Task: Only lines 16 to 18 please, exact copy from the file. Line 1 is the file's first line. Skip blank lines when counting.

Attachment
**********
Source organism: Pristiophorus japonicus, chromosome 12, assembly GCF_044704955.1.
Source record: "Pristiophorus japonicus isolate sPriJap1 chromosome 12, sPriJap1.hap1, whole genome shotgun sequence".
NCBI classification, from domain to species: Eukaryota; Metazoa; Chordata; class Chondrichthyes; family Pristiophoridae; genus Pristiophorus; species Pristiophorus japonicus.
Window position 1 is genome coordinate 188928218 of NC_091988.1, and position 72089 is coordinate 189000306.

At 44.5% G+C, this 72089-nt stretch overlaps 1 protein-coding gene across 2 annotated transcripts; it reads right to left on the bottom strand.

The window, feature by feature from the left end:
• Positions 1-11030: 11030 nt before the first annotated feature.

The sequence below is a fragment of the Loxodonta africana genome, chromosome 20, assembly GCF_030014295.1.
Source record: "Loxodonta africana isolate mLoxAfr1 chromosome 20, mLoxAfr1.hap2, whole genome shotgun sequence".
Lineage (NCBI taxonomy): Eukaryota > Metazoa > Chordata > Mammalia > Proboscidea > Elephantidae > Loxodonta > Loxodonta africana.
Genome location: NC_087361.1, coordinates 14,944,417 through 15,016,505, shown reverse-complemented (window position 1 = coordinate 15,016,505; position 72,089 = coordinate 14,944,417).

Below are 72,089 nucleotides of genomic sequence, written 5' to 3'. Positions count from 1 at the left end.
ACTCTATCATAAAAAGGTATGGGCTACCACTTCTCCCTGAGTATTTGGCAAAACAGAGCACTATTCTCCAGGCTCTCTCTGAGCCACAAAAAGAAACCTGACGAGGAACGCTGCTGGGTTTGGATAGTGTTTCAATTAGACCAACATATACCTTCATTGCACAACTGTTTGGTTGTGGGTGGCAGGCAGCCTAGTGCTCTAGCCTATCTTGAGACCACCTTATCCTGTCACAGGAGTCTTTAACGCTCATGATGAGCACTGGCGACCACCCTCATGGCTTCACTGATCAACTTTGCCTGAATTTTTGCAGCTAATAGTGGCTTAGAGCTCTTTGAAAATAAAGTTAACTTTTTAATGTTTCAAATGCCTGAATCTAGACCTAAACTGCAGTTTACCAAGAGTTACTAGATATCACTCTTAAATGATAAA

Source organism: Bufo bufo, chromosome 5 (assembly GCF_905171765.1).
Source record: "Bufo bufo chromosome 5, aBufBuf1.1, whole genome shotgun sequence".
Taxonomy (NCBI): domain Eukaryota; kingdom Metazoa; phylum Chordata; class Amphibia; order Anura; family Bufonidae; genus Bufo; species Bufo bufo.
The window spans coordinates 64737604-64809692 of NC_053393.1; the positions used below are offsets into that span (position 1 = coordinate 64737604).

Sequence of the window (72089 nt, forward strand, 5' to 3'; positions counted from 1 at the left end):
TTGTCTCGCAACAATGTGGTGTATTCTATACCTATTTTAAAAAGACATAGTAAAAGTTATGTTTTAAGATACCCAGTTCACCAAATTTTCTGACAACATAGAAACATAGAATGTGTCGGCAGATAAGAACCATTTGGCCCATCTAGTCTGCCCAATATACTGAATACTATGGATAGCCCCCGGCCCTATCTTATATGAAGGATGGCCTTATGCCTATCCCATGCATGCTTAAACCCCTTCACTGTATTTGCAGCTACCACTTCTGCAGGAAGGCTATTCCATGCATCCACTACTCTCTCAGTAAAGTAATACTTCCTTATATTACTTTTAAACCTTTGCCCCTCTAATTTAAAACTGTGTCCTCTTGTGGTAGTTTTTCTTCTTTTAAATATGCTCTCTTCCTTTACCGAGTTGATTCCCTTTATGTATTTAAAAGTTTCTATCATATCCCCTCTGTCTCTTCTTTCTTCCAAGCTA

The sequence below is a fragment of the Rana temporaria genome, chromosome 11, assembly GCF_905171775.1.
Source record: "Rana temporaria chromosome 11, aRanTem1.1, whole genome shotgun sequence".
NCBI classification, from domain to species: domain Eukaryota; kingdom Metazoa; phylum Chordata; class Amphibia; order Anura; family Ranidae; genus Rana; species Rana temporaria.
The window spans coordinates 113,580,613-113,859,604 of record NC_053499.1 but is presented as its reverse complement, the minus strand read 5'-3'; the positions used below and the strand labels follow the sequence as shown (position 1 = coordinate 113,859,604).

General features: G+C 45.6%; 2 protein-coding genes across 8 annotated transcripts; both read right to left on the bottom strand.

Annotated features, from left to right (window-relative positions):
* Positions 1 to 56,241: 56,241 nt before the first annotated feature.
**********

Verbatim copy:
Taxonomy (NCBI): domain Eukaryota; kingdom Metazoa; phylum Chordata; class Amphibia; order Anura; family Bufonidae; genus Bufo; species Bufo bufo.
The window spans coordinates 64737604-64809692 of NC_053393.1; the positions used below are offsets into that span (position 1 = coordinate 64737604).

Sequence of the window (72089 nt, forward strand, 5' to 3'; positions counted from 1 at the left end):